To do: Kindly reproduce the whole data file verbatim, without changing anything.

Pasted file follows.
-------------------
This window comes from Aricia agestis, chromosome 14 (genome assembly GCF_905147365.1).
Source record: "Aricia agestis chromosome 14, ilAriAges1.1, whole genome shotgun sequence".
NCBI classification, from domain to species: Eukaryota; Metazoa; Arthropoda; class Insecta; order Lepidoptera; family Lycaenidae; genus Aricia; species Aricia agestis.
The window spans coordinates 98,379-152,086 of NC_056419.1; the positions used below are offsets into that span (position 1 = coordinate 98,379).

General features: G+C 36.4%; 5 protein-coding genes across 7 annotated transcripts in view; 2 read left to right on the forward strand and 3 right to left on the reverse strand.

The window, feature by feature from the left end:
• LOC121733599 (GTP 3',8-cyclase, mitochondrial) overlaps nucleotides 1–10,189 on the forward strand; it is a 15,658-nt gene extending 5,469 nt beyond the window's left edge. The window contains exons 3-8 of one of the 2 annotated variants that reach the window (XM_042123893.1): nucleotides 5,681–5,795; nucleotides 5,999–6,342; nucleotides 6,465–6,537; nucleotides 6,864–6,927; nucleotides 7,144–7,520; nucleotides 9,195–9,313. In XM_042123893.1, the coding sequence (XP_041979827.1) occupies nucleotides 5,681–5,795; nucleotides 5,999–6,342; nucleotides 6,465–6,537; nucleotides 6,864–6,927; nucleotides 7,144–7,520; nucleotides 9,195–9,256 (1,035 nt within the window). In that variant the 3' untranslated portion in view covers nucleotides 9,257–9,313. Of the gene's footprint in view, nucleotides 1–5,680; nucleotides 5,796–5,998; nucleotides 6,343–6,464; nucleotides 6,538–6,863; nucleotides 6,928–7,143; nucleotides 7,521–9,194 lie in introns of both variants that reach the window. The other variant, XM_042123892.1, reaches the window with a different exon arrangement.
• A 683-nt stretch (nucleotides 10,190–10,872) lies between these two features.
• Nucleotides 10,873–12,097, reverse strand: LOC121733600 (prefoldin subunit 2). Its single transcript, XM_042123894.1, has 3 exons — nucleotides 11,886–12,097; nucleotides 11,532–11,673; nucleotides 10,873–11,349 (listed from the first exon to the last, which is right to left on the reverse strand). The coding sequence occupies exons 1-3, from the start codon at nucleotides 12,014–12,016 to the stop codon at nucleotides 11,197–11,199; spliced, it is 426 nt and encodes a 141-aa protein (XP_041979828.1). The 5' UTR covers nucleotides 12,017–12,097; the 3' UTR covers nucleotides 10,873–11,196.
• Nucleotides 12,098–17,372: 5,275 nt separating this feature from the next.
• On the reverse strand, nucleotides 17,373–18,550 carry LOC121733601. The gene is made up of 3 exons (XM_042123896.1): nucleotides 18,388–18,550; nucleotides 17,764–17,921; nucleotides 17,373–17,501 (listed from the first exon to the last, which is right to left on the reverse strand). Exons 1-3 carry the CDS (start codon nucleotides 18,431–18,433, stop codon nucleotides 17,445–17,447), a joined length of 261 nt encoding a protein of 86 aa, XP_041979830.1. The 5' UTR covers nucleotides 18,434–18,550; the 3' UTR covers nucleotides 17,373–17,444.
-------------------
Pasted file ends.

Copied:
This window comes from Aricia agestis, chromosome 14 (genome assembly GCF_905147365.1).
Source record: "Aricia agestis chromosome 14, ilAriAges1.1, whole genome shotgun sequence".
NCBI classification, from domain to species: Eukaryota; Metazoa; Arthropoda; class Insecta; order Lepidoptera; family Lycaenidae; genus Aricia; species Aricia agestis.
The window spans coordinates 98,379-152,086 of NC_056419.1; the positions used below are offsets into that span (position 1 = coordinate 98,379).

General features: G+C 36.4%; 5 protein-coding genes across 7 annotated transcripts in view; 2 read left to right on the forward strand and 3 right to left on the reverse strand.

The window, feature by feature from the left end:
• LOC121733599 (GTP 3',8-cyclase, mitochondrial) overlaps nucleotides 1–10,189 on the forward strand; it is a 15,658-nt gene extending 5,469 nt beyond the window's left edge. The window contains exons 3-8 of one of the 2 annotated variants that reach the window (XM_042123893.1): nucleotides 5,681–5,795; nucleotides 5,999–6,342; nucleotides 6,465–6,537; nucleotides 6,864–6,927; nucleotides 7,144–7,520; nucleotides 9,195–9,313. In XM_042123893.1, the coding sequence (XP_041979827.1) occupies nucleotides 5,681–5,795; nucleotides 5,999–6,342; nucleotides 6,465–6,537; nucleotides 6,864–6,927; nucleotides 7,144–7,520; nucleotides 9,195–9,256 (1,035 nt within the window). In that variant the 3' untranslated portion in view covers nucleotides 9,257–9,313. Of the gene's footprint in view, nucleotides 1–5,680; nucleotides 5,796–5,998; nucleotides 6,343–6,464; nucleotides 6,538–6,863; nucleotides 6,928–7,143; nucleotides 7,521–9,194 lie in introns of both variants that reach the window. The other variant, XM_042123892.1, reaches the window with a different exon arrangement.
• A 683-nt stretch (nucleotides 10,190–10,872) lies between these two features.
• Nucleotides 10,873–12,097, reverse strand: LOC121733600 (prefoldin subunit 2). Its single transcript, XM_042123894.1, has 3 exons — nucleotides 11,886–12,097; nucleotides 11,532–11,673; nucleotides 10,873–11,349 (listed from the first exon to the last, which is right to left on the reverse strand). The coding sequence occupies exons 1-3, from the start codon at nucleotides 12,014–12,016 to the stop codon at nucleotides 11,197–11,199; spliced, it is 426 nt and encodes a 141-aa protein (XP_041979828.1). The 5' UTR covers nucleotides 12,017–12,097; the 3' UTR covers nucleotides 10,873–11,196.
• Nucleotides 12,098–17,372: 5,275 nt separating this feature from the next.
• On the reverse strand, nucleotides 17,373–18,550 carry LOC121733601. The gene is made up of 3 exons (XM_042123896.1): nucleotides 18,388–18,550; nucleotides 17,764–17,921; nucleotides 17,373–17,501 (listed from the first exon to the last, which is right to left on the reverse strand). Exons 1-3 carry the CDS (start codon nucleotides 18,431–18,433, stop codon nucleotides 17,445–17,447), a joined length of 261 nt encoding a protein of 86 aa, XP_041979830.1. The 5' UTR covers nucleotides 18,434–18,550; the 3' UTR covers nucleotides 17,373–17,444.